When the Congressional Budget Office released its score of the Senate’s healthcare bill, the secretary of Health and Human Services was in Dallas meeting with doctors.
"What we heard is what we’ve been hearing all over the country but it’s seems to be even more acute in Texas," said Sec. Tom Price.
He says they told him the Affordable Care Act is hurting their practices by financially pinching their patients.
"Patients may have an insurance card, but they’re not getting care because they can’t afford either the premium or the deductible," he said.
Price is confident the Senate Republican’s plan to repeal and replace it can solve that and many other problems. And he wasn’t phased by Monday’s announcement saying 22 million more Americans would not have coverage in 2026 under the Senate’s plan.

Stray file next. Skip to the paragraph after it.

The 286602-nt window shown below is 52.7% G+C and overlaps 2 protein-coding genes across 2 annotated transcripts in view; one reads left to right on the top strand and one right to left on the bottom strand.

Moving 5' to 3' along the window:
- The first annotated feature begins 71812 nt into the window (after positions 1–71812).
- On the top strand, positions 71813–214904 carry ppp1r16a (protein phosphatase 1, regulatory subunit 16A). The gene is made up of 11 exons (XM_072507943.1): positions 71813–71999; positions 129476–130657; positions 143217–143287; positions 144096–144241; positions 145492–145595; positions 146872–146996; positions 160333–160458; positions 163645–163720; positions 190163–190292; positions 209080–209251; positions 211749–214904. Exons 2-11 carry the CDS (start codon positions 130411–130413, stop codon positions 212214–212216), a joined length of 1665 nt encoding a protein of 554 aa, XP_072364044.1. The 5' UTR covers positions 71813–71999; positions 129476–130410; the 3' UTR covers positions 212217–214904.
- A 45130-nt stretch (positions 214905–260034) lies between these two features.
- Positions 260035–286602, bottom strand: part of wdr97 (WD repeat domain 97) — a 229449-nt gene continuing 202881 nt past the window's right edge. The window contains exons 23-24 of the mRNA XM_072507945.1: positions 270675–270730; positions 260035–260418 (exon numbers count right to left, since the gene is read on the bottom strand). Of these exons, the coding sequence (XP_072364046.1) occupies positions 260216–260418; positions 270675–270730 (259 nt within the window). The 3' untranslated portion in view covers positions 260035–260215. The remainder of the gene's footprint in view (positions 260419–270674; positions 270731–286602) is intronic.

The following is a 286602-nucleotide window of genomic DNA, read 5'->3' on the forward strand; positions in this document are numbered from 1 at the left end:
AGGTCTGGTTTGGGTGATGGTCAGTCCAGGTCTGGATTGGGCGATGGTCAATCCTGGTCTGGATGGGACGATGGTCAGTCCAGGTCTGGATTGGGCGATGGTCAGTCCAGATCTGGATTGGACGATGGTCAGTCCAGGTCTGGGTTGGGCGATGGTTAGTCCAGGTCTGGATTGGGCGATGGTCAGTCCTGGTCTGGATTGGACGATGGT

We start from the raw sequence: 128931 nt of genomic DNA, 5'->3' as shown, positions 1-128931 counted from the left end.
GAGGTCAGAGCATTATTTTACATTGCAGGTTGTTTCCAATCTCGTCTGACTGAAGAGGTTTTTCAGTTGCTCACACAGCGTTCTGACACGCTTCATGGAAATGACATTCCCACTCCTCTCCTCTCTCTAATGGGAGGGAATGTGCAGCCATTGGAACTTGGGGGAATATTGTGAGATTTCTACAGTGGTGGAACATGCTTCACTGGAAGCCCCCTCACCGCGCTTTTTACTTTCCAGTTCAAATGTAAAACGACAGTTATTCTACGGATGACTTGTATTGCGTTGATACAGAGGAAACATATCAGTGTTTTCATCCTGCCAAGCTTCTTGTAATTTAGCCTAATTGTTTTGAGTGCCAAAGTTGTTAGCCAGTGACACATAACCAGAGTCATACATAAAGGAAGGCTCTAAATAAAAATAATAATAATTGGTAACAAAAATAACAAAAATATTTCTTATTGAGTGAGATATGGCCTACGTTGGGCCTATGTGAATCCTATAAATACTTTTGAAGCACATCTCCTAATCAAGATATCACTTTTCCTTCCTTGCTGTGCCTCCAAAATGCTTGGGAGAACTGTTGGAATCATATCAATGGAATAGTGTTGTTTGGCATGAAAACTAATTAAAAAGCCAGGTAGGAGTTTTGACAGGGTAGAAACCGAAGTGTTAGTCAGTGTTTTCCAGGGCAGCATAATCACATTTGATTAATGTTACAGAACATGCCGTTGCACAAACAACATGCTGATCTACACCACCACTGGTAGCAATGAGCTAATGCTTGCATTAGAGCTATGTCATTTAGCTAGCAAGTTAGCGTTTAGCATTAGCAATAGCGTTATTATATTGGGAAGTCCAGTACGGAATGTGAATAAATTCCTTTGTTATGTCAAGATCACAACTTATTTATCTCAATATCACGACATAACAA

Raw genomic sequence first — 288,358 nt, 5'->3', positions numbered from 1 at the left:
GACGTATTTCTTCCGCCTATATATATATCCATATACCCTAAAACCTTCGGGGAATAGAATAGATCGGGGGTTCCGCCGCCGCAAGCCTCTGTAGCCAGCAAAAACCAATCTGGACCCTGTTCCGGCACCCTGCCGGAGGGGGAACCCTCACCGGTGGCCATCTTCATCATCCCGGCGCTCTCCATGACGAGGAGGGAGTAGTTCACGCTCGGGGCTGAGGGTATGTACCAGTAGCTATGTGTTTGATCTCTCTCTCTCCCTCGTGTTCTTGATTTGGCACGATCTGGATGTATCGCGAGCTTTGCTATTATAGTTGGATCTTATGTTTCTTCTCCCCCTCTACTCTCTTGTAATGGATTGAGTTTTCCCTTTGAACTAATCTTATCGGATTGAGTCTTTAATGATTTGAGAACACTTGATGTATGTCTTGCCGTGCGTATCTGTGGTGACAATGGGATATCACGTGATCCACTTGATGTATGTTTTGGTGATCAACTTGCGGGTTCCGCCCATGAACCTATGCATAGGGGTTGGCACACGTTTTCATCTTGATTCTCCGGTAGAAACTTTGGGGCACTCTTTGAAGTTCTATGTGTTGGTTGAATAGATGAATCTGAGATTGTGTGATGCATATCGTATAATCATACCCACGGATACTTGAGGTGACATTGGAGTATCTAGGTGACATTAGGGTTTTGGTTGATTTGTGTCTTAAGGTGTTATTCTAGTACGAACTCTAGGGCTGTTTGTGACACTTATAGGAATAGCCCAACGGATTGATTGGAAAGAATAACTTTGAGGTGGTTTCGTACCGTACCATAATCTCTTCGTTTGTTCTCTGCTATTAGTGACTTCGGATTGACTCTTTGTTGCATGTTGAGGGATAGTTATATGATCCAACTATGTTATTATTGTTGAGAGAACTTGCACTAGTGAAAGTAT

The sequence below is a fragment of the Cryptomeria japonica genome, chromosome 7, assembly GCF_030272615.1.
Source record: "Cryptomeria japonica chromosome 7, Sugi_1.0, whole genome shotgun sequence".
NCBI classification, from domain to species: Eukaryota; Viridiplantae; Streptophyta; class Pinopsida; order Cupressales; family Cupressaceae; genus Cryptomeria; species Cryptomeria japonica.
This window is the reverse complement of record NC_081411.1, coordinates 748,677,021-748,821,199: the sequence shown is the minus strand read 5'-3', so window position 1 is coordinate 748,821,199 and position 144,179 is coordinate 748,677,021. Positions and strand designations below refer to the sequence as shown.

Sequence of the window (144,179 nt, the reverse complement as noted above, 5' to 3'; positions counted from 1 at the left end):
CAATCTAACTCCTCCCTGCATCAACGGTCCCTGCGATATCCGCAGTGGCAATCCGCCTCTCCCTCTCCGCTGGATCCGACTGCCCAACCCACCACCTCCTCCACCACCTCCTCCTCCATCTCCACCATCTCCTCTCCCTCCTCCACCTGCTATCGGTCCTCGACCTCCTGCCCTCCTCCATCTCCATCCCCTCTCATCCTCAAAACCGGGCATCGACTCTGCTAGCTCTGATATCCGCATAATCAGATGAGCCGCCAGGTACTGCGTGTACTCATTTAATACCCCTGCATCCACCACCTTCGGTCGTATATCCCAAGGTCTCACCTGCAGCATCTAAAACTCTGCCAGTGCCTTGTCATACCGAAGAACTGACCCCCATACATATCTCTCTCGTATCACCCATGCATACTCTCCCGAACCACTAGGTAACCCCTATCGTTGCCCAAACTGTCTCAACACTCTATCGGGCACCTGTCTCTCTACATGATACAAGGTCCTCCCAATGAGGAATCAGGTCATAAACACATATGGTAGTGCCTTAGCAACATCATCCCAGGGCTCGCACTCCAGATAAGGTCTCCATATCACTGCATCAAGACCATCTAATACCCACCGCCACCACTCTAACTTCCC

"The Congressional Budget Office does a pretty good job with how much something costs," Price said. "It does a relatively poor job with how many people get covered on an insurance plan."
Texas Senator John Cornyn agreed, saying in a statement “Our plan will help address Obamacare’s ballooning costs for consumers by lowering premiums over time and cutting taxes, and today’s estimate confirms that.”
Democratic critics say that’s spin to hide deep cuts that will hurt the most vulnerable.
"We’ve got to stop this bill before it does damage to our healthcare," said Sen. Dick Durbin of Illinois.
Someone WFAA had not yet heard from as of Monday night was Sen. Ted Cruz. Cruz is one of five Republicans that have said they couldn't support the bill, but he did not comment Monday on the CBO score.
If, as expected, all Senate Democrats vote against the bill, it will only take two Republicans voting 'no' to sink it. Senate Republicans are calling for a vote before the end of the week and the start of their July 4th holiday.